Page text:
Studio's interview (France) . No 215, Sept. 2005
Russell Crowe by Ron Howard
Embodying Jim Braddock, the boxing champion, America's standard bearer
during the Great Depression, Russell Crowe has proved again his skill at
putting himself in the most different characters’ shoes. A chameleon
actor, he is said to be violent sometimes, as his June's arrest in a NY' s
hotel has shown. He threw his cell phone at an employee's face [Note:
allegedly not his cell phone, and not to the face's employee].
We didn't want to settle on rumors, so we asked A Beautiful Mind
and Cinderella Man’s director to speak about "his"
Russell Crowe. A four rounds' story.
First round: the encounter
“I first met Russell Crowe, right after L. A. Confidential.
He had already made some feature films in Australia, but Curtis Hanson's
movie allowed him to become "bankable" [in English in the
text]. Wiser with that experience, he had made appointments with
directors and producers, myself included. Afterwards, we had not met each
other since I watched The insider. I can say it now : I
didn't recognize him in that movie. Only I discovered his name in the
final credits. I was so impressed I immediately asked for meeting him for ABM.
And then, in the middle of the conversation, I realized he had already
made more research for John Nash's character than I had done. I was still
immersed in Dr. Seuss' How The Grinch Stole Christmas’s
post-production and I had planned to study ABM ‘s case
only later. He was very polite at the moment, but when he leaved, he told
his agent about his frustration of knowing more than me on the subject (laughs).
When I was told about, I called back his agent to cheer Russell about the
work I'd be doing, on myself. Since then, we talked on a regular basis on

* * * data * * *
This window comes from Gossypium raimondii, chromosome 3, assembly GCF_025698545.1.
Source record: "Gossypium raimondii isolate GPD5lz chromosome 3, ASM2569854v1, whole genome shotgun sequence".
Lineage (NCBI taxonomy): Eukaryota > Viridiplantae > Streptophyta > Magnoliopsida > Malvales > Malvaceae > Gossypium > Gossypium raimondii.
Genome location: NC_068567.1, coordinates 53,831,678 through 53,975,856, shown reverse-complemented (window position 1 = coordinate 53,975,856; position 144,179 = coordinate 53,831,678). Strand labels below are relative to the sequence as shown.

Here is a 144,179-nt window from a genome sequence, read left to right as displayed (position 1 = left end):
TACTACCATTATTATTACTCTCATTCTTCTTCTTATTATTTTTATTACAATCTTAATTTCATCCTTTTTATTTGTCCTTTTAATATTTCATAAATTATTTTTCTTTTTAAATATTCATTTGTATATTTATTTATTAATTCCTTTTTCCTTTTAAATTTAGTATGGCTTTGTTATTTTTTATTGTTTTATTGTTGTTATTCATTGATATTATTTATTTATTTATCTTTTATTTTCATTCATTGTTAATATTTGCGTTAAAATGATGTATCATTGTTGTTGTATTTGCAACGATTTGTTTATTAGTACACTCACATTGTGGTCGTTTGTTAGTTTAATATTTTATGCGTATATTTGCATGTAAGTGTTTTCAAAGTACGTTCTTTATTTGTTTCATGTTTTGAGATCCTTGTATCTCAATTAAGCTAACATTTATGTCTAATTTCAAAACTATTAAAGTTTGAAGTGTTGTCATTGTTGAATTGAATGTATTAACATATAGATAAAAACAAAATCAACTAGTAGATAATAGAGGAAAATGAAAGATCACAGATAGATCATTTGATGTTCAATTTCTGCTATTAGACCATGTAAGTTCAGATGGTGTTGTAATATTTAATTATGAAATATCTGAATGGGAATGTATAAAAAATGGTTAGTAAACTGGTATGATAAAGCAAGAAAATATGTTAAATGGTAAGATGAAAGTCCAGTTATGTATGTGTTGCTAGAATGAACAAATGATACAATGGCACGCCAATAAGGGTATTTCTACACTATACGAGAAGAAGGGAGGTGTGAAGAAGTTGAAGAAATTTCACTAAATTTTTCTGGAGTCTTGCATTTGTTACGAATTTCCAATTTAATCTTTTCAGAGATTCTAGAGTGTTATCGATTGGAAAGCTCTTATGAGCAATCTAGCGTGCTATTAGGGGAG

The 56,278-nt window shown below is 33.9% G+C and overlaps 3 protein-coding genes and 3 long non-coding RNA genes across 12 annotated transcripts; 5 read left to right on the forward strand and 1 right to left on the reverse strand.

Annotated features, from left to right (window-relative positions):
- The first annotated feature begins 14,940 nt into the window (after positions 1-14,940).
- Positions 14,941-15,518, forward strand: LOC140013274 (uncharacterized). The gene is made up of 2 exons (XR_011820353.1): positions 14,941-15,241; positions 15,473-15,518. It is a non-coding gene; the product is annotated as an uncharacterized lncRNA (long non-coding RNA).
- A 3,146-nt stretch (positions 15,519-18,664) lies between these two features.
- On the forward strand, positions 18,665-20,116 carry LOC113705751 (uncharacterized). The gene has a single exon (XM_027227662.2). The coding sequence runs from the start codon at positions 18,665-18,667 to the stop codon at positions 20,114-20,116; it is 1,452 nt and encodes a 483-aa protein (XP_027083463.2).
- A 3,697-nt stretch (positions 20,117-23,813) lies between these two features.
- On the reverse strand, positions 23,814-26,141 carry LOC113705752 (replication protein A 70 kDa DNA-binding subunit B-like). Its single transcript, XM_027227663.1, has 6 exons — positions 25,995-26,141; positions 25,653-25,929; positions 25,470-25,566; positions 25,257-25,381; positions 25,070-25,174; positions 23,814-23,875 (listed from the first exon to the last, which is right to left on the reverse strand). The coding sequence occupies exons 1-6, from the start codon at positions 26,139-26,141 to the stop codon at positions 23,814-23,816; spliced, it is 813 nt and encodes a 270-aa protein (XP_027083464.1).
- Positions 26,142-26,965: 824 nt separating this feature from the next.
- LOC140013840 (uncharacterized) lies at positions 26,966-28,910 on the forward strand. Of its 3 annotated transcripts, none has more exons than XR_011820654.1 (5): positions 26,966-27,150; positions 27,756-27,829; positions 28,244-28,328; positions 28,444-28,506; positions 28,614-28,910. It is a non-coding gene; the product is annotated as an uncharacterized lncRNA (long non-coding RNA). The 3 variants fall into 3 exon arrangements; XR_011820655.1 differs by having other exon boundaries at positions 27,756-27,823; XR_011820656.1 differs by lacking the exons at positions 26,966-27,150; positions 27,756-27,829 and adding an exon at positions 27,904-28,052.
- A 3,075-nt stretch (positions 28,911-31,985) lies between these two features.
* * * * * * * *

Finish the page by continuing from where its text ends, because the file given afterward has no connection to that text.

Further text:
the phone. He was able to realize that I was building little by little my
John Nash's own vision and I noticed that he was important for him.
Russell is often portrayed as a lone wolf, but I understood very quickly
he needs a director to be confronted with.”
Second round: first movie together
”ABM's central character was complex. We had to be
aware not to present him as an ill person too fast, inciting the audience
to interpretate his moves as those of a bit eccentric person, before they
realize gradually his behavior’s motives. So, in every scene, the only
question was how not to go too far? I saw how Russell was delighted about
this working up and to be in the first place watching it.
While shooting he delivers an incredible amount of propositions. Mind
out, he never declines to do what a director may propose him, but he asks
quite always an additional shot to show his scene's own perception and
that provides me the largest range of choices at the editing room. It's
fascinating to watch his own control on his acting. He acts like a master
with his instrument. And, more, a startling charisma. When he is in a
room, every person there seems to be in tune with his mood, quick-tempered
Third round: the reunion
“When ABM's filming ended, I actually hoped we'd have
the opportunity to work again together. However, I didn't delude myself;
there are so many actors I never have the luck to meet again after an
accomplished experience, for lack of a suitable project. Then, one day, he
brought me Cinderella man’ s idea.
It was the first time an actor was proposing me to direct a movie he
had initiated, and I was amazed by the instant freedom he allowed me.